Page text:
Combining polyethylene and polypropylene: Enhanced performance with PE/iPP multiblock polymers

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Science  24 Feb 2017:
Vol. 355, Issue 6327, pp. 814-816
DOI: 10.1126/science.aah5744

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How to make opposites compatible

Polyethylene (PE) and isotactic polypropylene (iPP) are the two most widely used commodity plastics and thus make up a large fraction of the waste stream. However, the two plastics will not mix together, which limits options for dealing with mixed waste and decreases the value of recycled products. Eagan et al. report the synthesis of multiblock copolymers of iPP and PE by using a selective polymer initiator (see the Perspective by Creton). The high-molecular-weight blocks could be used to reinforce the interface between iPP and PE and allow blending of the two polymers.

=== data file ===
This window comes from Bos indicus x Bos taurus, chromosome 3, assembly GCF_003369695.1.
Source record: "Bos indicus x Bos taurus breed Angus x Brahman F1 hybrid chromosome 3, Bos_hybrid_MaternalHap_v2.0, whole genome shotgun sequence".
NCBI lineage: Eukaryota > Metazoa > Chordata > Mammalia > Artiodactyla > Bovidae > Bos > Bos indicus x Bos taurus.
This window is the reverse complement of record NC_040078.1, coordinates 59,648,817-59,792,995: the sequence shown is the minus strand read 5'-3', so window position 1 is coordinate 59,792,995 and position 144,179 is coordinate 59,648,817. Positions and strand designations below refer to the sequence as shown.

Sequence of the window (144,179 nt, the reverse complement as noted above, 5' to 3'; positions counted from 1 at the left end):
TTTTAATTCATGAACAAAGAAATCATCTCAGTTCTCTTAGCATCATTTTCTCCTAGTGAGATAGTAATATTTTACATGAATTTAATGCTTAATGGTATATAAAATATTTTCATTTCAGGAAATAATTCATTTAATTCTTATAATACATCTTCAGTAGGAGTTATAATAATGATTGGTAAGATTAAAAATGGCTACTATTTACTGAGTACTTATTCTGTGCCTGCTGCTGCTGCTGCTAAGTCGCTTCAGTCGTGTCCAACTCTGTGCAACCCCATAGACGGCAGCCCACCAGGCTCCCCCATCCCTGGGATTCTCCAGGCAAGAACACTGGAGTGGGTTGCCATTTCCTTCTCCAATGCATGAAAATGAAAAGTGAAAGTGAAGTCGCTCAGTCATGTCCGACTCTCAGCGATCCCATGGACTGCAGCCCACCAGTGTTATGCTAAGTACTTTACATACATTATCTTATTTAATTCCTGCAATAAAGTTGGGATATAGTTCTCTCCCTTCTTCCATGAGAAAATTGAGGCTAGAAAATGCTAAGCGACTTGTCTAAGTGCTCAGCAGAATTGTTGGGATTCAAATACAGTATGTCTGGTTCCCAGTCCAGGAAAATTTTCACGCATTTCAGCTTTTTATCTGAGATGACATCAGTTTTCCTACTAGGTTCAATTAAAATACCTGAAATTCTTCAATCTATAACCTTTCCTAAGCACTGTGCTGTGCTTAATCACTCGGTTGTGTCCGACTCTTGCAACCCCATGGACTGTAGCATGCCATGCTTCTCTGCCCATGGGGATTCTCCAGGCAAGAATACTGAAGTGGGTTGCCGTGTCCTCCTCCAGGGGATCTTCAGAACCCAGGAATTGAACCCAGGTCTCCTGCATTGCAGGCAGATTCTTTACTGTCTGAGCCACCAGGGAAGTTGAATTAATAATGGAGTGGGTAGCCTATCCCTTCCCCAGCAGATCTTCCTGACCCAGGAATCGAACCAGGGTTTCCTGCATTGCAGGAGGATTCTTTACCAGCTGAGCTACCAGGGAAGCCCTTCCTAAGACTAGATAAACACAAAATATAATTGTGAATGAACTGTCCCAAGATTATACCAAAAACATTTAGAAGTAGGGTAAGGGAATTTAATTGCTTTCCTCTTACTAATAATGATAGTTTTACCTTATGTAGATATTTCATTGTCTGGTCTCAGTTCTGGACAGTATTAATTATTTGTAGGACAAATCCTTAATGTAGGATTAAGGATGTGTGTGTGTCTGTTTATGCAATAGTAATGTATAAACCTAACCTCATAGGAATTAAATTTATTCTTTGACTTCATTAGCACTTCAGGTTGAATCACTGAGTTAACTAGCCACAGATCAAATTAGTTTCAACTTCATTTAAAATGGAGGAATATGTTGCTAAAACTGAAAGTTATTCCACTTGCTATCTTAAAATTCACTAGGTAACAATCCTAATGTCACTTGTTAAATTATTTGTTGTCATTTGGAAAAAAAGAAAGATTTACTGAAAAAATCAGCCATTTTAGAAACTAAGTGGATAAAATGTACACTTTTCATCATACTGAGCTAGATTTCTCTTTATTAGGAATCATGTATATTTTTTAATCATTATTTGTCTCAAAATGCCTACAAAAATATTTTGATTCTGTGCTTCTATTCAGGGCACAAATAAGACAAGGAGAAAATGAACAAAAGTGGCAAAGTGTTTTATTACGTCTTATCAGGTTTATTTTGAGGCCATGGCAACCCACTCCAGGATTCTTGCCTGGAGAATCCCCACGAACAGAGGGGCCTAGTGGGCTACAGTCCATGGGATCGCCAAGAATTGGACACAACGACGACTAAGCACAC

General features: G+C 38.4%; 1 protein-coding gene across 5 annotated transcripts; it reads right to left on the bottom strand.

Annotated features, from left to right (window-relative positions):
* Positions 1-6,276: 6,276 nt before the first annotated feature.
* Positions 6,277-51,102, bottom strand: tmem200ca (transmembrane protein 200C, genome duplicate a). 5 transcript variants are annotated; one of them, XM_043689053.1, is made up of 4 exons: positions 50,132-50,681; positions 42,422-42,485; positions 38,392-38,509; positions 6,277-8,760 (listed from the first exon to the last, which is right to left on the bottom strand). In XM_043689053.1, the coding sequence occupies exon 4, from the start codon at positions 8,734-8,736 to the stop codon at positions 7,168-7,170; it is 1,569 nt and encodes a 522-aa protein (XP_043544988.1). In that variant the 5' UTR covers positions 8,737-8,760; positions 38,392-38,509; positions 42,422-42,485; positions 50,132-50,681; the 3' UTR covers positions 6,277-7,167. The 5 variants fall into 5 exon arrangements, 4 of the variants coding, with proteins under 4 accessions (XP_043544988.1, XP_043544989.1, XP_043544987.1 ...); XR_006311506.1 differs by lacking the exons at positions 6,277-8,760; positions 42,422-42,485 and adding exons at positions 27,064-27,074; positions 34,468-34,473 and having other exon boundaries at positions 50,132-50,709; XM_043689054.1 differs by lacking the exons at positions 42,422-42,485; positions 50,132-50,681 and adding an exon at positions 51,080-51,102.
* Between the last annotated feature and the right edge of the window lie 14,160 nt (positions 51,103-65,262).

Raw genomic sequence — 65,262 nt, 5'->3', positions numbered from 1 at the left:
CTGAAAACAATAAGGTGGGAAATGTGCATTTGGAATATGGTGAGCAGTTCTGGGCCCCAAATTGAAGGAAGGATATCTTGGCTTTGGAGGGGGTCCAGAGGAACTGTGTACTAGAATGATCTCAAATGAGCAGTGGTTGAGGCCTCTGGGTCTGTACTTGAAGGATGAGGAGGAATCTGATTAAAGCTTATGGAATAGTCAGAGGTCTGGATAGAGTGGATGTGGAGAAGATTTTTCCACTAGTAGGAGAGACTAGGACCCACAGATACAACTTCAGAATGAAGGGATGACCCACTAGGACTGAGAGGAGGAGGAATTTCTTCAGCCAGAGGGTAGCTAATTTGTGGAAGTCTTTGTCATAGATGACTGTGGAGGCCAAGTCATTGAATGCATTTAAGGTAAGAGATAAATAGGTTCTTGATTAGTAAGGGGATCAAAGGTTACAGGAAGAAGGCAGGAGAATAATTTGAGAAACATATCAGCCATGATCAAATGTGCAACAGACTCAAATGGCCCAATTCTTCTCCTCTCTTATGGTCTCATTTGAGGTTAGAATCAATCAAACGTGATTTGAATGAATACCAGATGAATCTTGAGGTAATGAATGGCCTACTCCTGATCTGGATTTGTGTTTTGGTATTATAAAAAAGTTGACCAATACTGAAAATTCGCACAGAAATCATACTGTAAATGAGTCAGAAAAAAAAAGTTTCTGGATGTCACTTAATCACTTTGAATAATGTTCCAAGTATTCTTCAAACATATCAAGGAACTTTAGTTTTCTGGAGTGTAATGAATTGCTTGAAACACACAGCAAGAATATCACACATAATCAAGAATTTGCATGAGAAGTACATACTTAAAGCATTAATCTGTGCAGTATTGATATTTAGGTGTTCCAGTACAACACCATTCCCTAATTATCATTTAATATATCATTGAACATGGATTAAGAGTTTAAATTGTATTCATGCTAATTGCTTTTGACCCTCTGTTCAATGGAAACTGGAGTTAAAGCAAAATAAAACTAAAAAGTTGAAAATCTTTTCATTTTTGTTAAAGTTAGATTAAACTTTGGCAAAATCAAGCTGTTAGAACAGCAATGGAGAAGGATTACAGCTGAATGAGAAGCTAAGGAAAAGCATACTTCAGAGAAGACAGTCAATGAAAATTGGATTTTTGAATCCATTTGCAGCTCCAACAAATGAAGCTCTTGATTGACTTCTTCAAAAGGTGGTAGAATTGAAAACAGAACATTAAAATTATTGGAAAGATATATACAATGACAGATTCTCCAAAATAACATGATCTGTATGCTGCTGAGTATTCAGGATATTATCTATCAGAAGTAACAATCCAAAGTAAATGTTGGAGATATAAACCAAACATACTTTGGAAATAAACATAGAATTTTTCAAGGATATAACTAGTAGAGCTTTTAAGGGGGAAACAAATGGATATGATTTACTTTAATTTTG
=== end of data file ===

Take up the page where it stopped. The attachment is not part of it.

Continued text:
Science, this issue p. 814; see also p. 797


Polyethylene (PE) and isotactic polypropylene (iPP) constitute nearly two-thirds of the world’s plastic. Despite their similar hydrocarbon makeup, the polymers are immiscible with one another. Thus, common grades of PE and iPP do not adhere or blend, creating challenges for recycling these materials. We synthesized PE/iPP multiblock copolymers using an isoselective alkene polymerization initiator. These polymers can weld common grades of commercial PE and iPP together, depending on the molecular weights and architecture of the block copolymers. Interfacial compatibilization of phase-separated PE and iPP with tetrablock copolymers enables morphological control, transforming brittle materials into mechanically tough blends.

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